Republicans demand answers after governor restores felons’ voting rights

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Governor Terry McAuliffe; William J. Howell and Senate Majority Leader Thomas K. Norment, Jr.

RICHMOND, Va. — Republican leaders in both the Virginia House of Delegates and State Senate were irked when Virginia Governor Terry McAuliffe restored voting rights to more than 200,000 Virginians previously convicted of a felony.

House Speaker Bill Howell (R-Stafford) and Senate Majority Leader Tommy Norment, Jr. (R-James City) expressed their displeasure with the timing of the Democratic Governor’s action last week which happened two days after the Virginia General Assembly adjourned.

“We are deeply concerned by the flagrant disregard for the Constitution of Virginia demonstrated by your action,” Howell and Norment said in a letter to the governor. “We are equally concerned by its timing, which was obviously intended to prevent any opportunity for legislative input. Similarly, but in a manner consistent with the history of this administration, General Assembly leadership was neither consulted nor informed of your intentions prior to the public press conference you conducted on Friday.”

As a result, the Republican leaders urged the Governor to call a special session of the Virginia General Assembly so lawmakers could discuss the governor’s actions and its impact.

“We request you remit to the General Assembly a full and detailed report of all 206,000 convicted felons whose rights have been restored, including but not limited to names, offense or offenses committed, and length of any sentence, probation or parole,” the letter continued. “Additionally, we request complete information regarding any fines, court costs, or restitution to victims still owed by these individuals.”

In response, the Governor’s Office said Governor McAuliffe had no intention to call a special session and that he acted within the framework of the Virginia Constitution.

“It is worth noting that today’s letter does not make any specific constitutional or legal argument but rather is a generic and unsubstantiated political attack. The letter also does not suggest any possible legislation or even any legislative problem to be remedied,” Brian Coy, spokesman for Governor Terry McAuliffe, said. “The Governor has no intention to provide the personal and private information requested in today’s letter. The Constitution plainly excludes restoration of rights orders from any reporting requirement to the General Assembly, and providing such information would no doubt be used to fuel the demonization and demagoguery that has characterized much of the response from certain quarters to this act of executive clemency so far.”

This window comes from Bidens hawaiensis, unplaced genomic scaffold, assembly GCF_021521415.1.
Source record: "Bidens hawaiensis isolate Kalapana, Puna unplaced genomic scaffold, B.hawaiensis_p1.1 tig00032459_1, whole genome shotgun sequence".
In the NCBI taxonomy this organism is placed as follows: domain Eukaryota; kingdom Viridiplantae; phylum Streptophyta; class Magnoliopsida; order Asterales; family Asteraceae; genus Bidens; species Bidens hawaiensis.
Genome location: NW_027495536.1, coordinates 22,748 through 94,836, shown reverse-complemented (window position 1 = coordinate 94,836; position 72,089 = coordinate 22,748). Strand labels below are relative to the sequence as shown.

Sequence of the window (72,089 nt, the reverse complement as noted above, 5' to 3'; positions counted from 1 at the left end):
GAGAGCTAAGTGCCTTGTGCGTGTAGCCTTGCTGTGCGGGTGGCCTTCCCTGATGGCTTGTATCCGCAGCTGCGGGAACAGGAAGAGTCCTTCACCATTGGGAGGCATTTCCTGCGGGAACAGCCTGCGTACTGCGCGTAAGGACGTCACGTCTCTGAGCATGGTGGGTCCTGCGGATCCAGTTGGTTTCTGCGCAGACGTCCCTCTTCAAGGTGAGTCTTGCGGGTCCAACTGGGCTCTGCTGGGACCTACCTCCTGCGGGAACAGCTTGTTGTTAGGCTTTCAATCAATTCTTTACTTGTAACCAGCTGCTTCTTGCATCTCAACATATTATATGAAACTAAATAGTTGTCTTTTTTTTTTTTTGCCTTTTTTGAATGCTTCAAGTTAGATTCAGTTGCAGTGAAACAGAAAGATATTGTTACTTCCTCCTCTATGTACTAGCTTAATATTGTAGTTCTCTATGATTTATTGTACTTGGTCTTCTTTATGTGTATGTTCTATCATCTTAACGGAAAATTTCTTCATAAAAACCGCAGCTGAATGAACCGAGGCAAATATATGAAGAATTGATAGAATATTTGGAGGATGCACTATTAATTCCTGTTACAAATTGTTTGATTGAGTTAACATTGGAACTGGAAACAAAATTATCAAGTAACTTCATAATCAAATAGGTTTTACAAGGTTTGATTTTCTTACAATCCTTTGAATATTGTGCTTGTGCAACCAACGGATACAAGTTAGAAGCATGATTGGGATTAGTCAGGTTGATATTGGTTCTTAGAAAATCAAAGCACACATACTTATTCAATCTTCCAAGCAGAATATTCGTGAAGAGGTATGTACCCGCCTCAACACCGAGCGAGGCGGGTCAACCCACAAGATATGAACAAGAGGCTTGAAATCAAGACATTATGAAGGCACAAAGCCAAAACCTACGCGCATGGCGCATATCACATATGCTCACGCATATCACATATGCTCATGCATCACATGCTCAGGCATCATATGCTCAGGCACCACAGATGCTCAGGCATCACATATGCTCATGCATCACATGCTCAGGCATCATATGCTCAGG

Previously, Governor McAuliffe said he restored voting rights to the 206,000 convicted felons because they have served their time.

“Virginians who have served their time and reentered society should do so as full citizens of our Commonwealth and country,” Governor McAuliffe on Friday. “Too often in both our distant and recent history, politicians have used their authority to restrict peoples’ ability to participate in our democracy. We are reversing that disturbing trend and restoring the rights of more than 200,000 of our fellow Virginians who work, raise families and pay taxes in every corner of our Commonwealth.”

The Governor’s Office cited Article V, Section 12 of the Constitution of Virginia that granted the Governor the authority to “remove political disabilities consequent upon conviction” of a felony.

“Governor McAuliffe issued the order despite determinations by previous governors, including then-Governor Timothy M. Kaine (D), that the Constitution of Virginia restricts the governor’s power to restore rights to a case-by-case basis,” Virginia House Republican spokesman Matthew Moran said. “Governor McAuliffe’s order violated this limitation on his power, simultaneously restoring these rights to 206,000 convicted felons.”

Dr. Christina Mancini, an assistant professor of criminal justice in the L. Douglas Wilder School of Government and Public Affairs at VCU, said research showed restoring voting rights to people who served their time can benefit society.

“Efforts to assist ex-felons/offenders post-release, by providing them with a “stake” in their future success, has significant promise in reducing their subsequent offending. Specifically, assisting individuals with employment and finding stable housing substantially increases their odds of conformity – staying on the ‘straight and narrow.’ Under this perspective, it follows that additional investment – civic restoration – provides the same benefit,” she said. “Of course, as researchers we would want to evaluate the law once it is implemented.”